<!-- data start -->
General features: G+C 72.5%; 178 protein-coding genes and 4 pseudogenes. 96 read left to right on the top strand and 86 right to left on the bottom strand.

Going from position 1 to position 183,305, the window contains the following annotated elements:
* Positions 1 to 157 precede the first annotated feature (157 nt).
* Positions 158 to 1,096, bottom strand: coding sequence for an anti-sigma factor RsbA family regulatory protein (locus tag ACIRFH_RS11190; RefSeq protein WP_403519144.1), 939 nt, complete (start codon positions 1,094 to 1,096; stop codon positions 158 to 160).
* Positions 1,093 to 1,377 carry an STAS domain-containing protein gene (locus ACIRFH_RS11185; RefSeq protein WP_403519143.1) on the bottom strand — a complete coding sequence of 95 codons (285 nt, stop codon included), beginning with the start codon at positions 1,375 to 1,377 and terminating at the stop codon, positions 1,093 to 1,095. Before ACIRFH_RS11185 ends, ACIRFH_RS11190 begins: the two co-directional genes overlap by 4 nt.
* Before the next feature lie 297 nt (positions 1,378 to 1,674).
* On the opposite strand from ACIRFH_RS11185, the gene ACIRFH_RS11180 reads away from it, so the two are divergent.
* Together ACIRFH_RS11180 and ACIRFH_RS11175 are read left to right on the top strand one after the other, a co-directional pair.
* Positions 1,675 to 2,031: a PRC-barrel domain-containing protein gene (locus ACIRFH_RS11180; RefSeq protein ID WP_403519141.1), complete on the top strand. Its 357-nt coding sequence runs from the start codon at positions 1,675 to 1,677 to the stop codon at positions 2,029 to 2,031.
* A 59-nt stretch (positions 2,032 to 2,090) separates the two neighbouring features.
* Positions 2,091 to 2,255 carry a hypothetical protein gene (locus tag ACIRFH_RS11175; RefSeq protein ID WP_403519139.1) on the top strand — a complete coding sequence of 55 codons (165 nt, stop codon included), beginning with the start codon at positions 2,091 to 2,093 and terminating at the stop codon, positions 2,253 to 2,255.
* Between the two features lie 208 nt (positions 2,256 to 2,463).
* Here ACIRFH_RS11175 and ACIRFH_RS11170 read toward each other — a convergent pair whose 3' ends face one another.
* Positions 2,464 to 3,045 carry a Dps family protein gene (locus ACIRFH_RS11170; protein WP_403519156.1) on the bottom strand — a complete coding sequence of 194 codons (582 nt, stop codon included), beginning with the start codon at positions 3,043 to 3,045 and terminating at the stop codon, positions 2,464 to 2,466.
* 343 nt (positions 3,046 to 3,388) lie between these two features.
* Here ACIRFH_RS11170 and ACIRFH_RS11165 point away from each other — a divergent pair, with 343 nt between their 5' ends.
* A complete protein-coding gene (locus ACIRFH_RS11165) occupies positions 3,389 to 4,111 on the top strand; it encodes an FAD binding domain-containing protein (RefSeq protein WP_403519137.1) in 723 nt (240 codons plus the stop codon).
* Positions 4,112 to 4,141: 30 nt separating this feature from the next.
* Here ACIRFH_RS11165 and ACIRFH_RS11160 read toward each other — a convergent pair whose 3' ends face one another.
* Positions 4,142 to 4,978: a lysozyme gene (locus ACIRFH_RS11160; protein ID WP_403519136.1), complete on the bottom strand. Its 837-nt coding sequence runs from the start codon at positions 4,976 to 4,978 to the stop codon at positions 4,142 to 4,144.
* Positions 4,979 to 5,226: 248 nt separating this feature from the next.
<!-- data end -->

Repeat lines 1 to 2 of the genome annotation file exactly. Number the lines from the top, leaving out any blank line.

General features: G+C 72.5%; 178 protein-coding genes and 4 pseudogenes. 96 read left to right on the top strand and 86 right to left on the bottom strand.

Going from position 1 to position 183,305, the window contains the following annotated elements: